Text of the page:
Swifts, Barn Swallows and Martins have all gone. Corvids and starlings are grouping up. Fieldfares and Redwings are eating berries. Leaves are turning a crisp burnt caramel. This can only mean one thing; autumn is officially here. I love the transition of seasons and so do our birds in the Centre.
All of our birds have worked incredibly hard and to their best potential every day throughout the spring and summer in displays, but as with every autumn the weather changes dramatically. Unfortunately this weather change has affected Herriot’s flying and he has started moulting his tail feathers which also doesn’t help as his tail is like a sieve. He wasn’t finding the lift he had previously and was really having to work hard to gain height in displays. From a selfish point of view I was hoping he’d be able to make his flying season all the way through to the end of Halloween but he basically told us he was ready for break when he circuited in display, called then sat in a tree. We made the decision to rest him straight after that display and he is now on a well earned chill-out holiday in his aviary getting the finest food every day which will allow him to push those moulting feathers out nicely. If we were to keep him flying up until the end of Halloween it would have been very selfish just so that visitors can see him but most of all would’ve ruined 5 years of his training as he would’ve lost the trained ability to soar and thermal which took him a long time to learn.
Ghillie Dhu the young male Harris’ Hawk that was in training is flying free now; he’s been flying free through the Muncaster woodlands and forest and is doing an absolutely amazing job at it. Harris’ Hawks are renowned for being co-operative hunters in the wild and can fly quite happily in groups. So the other day we introduced Ghillie Dhu to Phoebe our 17 year old Harris’ Hawk. Phoebe has flown with many other hawks in her career so we wasn’t too worried about the introduction. They got on perfectly fine flying around the woods together on hawk walks and today they done their first display together. They even sat quite happily next to each other for a photo and it reminded me of a well known film, see picture below and see what you think!?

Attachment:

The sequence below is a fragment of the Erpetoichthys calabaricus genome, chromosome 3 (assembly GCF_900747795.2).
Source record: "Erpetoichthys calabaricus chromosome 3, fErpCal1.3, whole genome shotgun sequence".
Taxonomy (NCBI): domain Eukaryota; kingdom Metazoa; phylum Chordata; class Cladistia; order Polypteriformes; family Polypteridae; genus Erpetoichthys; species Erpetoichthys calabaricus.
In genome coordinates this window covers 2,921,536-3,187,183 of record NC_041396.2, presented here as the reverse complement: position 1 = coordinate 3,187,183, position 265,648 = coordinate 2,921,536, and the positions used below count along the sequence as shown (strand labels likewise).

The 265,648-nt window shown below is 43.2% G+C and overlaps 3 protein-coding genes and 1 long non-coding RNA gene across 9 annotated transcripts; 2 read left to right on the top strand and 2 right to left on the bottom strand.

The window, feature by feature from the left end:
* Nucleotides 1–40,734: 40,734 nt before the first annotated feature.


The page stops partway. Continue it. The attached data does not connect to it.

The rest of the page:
The Black Chested Buzzard Eagle I spoke about in the last blog has also come on very well. We decided to stick with the name Pegasus. He was on the creance line for a while but is now flying free and covering good distance for such a young bird. The hardest part of training comes next; teaching Pegasus to turn in the air and come back around from where he took off. This will then teach him to circuit and then eventually over time soar and thermal just like Herriot does in display. It requires a lot of time and patience but he’s already showing great progress and we’re very pleased with him. He is however very noisy and likes to shout a lot and make himself known. Think we may have to supply ear plugs for the staff’s left ears when handling him.